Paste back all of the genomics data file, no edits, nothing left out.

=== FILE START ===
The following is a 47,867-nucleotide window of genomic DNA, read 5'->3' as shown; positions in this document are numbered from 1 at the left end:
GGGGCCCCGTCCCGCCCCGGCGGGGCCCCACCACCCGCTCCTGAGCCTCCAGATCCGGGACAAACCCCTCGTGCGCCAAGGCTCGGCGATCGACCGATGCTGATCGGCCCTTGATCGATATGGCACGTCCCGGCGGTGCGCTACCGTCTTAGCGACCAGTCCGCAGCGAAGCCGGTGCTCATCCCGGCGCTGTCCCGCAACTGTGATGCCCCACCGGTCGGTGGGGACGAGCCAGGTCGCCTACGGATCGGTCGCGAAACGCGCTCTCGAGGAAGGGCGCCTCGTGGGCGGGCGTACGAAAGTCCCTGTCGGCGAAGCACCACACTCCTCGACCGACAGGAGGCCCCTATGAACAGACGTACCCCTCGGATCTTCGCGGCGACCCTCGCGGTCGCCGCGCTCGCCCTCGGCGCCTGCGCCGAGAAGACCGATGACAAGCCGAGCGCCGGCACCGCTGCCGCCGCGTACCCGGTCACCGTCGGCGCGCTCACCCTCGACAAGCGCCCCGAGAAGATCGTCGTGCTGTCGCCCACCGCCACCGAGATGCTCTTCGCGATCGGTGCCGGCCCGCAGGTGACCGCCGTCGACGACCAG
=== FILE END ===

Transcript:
The following is a 47,867-nucleotide window of genomic DNA, read 5'->3' as shown; positions in this document are numbered from 1 at the left end:
GGGGCCCCGTCCCGCCCCGGCGGGGCCCCACCACCCGCTCCTGAGCCTCCAGATCCGGGACAAACCCCTCGTGCGCCAAGGCTCGGCGATCGACCGATGCTGATCGGCCCTTGATCGATATGGCACGTCCCGGCGGTGCGCTACCGTCTTAGCGACCAGTCCGCAGCGAAGCCGGTGCTCATCCCGGCGCTGTCCCGCAACTGTGATGCCCCACCGGTCGGTGGGGACGAGCCAGGTCGCCTACGGATCGGTCGCGAAACGCGCTCTCGAGGAAGGGCGCCTCGTGGGCGGGCGTACGAAAGTCCCTGTCGGCGAAGCACCACACTCCTCGACCGACAGGAGGCCCCTATGAACAGACGTACCCCTCGGATCTTCGCGGCGACCCTCGCGGTCGCCGCGCTCGCCCTCGGCGCCTGCGCCGAGAAGACCGATGACAAGCCGAGCGCCGGCACCGCTGCCGCCGCGTACCCGGTCACCGTCGGCGCGCTCACCCTCGACAAGCGCCCCGAGAAGATCGTCGTGCTGTCGCCCACCGCCACCGAGATGCTCTTCGCGATCGGTGCCGGCCCGCAGGTGACCGCCGTCGACGACCAG